This was a problem when filtering Nachi while it pinged
to their knees.
Sometimes I wonder if there is any legitimate reason to allow
pings from users at all. If the user really needed to
ping, that is, if they were in a position to do anything about
results of the ping tests, then they would know enough to
use traceroute in UDP mode or some other tool.
There are lots of other useful ICMP types to handle
the other ICMP needs, but ping seems to be
that was created for the convenience of a kind of
that is effectively extinct in todays Internet.
ICMP echo is unique among ICMP types in that it is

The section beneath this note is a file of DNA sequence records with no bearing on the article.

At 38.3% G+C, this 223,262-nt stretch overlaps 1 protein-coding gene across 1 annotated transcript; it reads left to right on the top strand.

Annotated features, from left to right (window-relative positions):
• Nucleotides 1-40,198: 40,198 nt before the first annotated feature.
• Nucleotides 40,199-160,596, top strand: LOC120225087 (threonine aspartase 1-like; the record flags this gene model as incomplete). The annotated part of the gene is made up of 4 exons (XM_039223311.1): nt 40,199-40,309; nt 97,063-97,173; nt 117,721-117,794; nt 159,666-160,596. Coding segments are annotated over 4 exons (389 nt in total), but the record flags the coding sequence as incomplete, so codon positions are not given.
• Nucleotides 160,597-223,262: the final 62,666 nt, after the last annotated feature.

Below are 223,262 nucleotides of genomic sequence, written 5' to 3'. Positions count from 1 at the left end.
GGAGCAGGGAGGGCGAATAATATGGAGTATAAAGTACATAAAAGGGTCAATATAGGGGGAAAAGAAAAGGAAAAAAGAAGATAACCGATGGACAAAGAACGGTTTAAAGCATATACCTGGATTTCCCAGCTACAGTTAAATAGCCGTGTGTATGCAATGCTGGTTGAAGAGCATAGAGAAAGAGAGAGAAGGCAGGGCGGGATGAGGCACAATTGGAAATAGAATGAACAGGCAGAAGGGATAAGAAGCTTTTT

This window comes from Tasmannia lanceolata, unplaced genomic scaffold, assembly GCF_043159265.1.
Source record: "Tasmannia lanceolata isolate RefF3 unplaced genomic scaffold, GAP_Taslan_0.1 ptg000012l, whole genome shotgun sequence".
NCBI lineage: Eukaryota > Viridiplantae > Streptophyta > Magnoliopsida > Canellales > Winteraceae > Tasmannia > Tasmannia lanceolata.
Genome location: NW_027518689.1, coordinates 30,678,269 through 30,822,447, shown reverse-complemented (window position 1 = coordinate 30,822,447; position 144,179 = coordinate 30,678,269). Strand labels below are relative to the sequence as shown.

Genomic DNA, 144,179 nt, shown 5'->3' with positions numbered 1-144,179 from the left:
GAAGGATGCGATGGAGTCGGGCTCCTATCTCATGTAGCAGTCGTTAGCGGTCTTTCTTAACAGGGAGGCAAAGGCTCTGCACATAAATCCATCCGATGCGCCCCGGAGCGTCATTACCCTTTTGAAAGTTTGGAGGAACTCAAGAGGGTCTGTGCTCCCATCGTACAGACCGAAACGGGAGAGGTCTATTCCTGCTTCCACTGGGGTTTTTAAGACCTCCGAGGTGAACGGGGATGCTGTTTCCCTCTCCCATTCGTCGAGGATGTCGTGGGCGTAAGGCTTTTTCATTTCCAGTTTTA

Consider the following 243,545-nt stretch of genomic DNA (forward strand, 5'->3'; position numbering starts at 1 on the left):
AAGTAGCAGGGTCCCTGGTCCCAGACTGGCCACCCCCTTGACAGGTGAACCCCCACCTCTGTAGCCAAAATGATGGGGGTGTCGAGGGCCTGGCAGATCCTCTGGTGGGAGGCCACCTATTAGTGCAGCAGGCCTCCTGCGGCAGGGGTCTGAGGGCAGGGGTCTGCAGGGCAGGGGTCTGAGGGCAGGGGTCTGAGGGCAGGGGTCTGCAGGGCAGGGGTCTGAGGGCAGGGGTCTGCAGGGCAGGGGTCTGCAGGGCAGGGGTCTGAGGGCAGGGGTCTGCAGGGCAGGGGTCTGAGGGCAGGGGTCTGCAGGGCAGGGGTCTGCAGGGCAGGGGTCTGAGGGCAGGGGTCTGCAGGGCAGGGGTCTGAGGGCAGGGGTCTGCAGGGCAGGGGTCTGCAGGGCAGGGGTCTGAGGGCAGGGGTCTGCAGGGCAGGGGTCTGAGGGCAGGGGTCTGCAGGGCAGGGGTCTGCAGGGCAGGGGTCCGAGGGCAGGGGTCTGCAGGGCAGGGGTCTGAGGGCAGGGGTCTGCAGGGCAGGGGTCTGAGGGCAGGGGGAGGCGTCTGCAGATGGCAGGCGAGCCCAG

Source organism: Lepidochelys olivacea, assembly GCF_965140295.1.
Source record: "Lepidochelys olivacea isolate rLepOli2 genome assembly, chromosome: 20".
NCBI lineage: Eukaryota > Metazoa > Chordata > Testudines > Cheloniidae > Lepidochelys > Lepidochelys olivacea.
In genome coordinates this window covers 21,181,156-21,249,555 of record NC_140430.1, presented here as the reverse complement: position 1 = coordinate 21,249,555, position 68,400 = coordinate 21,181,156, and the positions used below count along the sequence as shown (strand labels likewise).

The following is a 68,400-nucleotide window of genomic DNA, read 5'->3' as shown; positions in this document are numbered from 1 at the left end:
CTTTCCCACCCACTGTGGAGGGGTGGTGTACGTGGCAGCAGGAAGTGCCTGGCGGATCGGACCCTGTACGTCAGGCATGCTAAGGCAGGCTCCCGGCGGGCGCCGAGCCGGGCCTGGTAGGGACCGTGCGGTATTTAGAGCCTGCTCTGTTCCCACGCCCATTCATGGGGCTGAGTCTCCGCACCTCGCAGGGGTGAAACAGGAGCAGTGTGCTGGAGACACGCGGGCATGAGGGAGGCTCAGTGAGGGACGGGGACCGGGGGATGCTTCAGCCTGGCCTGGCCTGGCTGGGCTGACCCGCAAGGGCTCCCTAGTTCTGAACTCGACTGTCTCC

only one that elicits it's own response. What I mean
this is that source-quench, <foo>-unreachables, and
are all generated by hosts and routers in response to
relatively stateful traffic. There is nothing that
do that SNMP (I know, I know) and traceroute
accomplish in a more controlled fashion, no?
It would kill alot of DDoS attacks and render their
networks useless, retire legacy backdoors and viruses, up
the ante for network management tools, and
some virus propagation substantially.
ICMP echos are a bit of a hack and, quite literally,
and I wonder if it may be time to consider
retiring them using filters.
Jamie.Reid, CISSP, email@example.com
Security Specialist, Information Protection Centre
416 327 2324
>>> "Sean Donelan"
<firstname.lastname@example.org> 12/03/03 05:12pm >>>
You could drop
ICMP packets at your firewall if the firewalls properly
inspection of ICMP packets. The problem is few
firewalls include ICMP
responses in their statefull analysis. So you are
left with two bad
choices, permit "all" ICMP packets or deny "all"